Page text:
A few times during my childhood I had a dream of having fallen over a cliff and hanging by my right hand to a small shrub to keep myself from plunging into the abyss below. Another man who had also fallen over the precipice was holding on for dear life to my left hand. Finally, in extreme exhaustion, I let go of the man holding onto me. Waking up, I felt horribly guilty.
Finally, I can revise that nightmare and complete the story with a happy ending: By holding on to my brother with EVERYTHING, I shall be saved.
By the way Jesus died, he converted the Roman centurion who was in charge of his execution. Imagine the tough life of this soldier and how calloused he would have become to the suffering that was common around him. But he saw in Jesus someone who did not use his powers of resistance. Jesus forgive the soldiers who knew nothing of their victims and had their work to do; he instructed his apostle John to take care of his mother, responded with faith encouragement to his crucified neighbor who called out for salvation, focused his mind by recalling Psalm 22, which begins in distress and ends in triumph; and he ended his life in strength and in the power of faith: “Father, it is finished. Into your hands I comment my spirit.”
We can understand why the centurion would have been moved to join Jesus’ followers. He had seen the triumph of death with dignity and more. He had seen the supreme revelation of devotion to the Father and supreme love and mercy poured out upon all those who might be reached, directly or indirectly, by that love and mercy.
In order to have my last hours focused on the Father and on the one I follow, I have wanted to die in solitude. But I recently reflected: Perhaps witnessing my dying could encourage someone’s faith. If a person wants to accompany me on the last leg of this journey, I will welcome them.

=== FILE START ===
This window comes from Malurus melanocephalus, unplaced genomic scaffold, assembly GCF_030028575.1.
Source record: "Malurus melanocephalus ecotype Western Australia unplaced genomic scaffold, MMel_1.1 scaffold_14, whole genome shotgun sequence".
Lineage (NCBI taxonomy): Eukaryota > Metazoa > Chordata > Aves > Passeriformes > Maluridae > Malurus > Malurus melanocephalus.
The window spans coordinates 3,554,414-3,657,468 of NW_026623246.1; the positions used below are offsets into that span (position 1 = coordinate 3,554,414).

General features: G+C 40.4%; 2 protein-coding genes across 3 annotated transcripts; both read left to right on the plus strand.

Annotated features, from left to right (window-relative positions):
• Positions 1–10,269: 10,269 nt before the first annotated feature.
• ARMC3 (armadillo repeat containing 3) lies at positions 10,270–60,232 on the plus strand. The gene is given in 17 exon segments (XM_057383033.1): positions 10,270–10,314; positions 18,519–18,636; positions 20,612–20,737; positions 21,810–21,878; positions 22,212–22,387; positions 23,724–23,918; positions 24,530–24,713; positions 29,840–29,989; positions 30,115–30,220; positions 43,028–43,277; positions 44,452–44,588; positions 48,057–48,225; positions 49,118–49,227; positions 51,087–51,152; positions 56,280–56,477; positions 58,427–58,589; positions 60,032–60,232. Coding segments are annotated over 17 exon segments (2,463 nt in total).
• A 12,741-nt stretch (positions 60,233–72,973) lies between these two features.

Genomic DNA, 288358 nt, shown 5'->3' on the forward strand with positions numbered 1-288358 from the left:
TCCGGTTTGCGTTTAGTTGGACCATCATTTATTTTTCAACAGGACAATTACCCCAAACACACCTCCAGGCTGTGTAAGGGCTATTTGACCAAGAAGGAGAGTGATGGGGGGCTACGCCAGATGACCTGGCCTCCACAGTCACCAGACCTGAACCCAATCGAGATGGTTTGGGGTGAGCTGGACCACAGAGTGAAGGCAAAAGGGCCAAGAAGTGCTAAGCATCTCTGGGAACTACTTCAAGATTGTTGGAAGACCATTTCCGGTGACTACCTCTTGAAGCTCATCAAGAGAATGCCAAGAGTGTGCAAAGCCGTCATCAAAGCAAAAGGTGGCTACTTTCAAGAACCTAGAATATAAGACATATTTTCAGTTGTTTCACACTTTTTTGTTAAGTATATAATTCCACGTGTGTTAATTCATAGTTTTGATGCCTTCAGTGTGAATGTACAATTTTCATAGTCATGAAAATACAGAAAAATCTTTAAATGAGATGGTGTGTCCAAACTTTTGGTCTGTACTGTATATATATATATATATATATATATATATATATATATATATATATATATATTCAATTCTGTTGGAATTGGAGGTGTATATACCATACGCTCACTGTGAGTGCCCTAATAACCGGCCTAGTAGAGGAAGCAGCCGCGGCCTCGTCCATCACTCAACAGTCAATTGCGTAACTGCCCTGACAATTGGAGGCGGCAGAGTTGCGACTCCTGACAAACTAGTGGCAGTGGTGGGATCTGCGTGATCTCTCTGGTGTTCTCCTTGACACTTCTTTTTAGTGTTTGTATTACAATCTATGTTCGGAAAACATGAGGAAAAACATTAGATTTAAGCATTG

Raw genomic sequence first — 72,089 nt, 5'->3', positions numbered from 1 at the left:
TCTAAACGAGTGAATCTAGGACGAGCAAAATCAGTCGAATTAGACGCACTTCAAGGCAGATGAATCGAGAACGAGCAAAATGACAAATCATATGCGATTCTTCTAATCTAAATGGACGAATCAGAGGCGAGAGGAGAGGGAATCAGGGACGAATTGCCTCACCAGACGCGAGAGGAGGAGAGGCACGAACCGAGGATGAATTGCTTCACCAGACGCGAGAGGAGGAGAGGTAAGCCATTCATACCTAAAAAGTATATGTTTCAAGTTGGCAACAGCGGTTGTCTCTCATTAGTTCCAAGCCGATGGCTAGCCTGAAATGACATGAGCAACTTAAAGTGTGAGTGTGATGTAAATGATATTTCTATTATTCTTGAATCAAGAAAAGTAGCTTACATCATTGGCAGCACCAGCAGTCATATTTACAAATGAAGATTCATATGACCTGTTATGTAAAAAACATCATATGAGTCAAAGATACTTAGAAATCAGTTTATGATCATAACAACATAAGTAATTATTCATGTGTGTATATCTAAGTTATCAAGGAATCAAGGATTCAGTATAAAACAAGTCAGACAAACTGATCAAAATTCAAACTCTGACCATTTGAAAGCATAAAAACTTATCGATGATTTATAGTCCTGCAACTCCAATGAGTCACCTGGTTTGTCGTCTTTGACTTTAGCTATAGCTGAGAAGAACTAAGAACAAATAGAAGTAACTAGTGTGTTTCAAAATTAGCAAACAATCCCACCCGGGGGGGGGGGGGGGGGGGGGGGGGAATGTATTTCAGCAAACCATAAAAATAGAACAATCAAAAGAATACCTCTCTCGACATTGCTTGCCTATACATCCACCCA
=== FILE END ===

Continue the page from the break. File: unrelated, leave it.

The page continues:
There is one more part to this meditation. I measure my life by the yardstick of my direct and indirect contribution to evangelism. It seems to me that there is one great decision that each person makes in this world, the decision to say yes or no to God. Everything else is secondary. So my essential service is to help others see the way of faith so that they may be encouraged in the solitary decision that each person must make alone.
Life in this world normally brings persons to “a parting of the ways.” This phrase comes from Joshua, the successor of Moses, who challenged his people, “Choose this day whom you will serve.” I interpret the parting of the ways as implying that there is a supreme decision that we make to God’s invitation to join him in the way of life. After that watershed decision, our life will flow one direction or the other. I have met people who seemed to have passed the parting of the ways and said no; in the case of one of them, I can entertain no doubt whatsoever. But I have decided to assume that there is still hope for everyone, unless I am Told otherwise. Following the principle of assuming the potential for success in conditions of uncertainty, I will keep holding on.
May the way you die—and live—be such as would convert a centurion.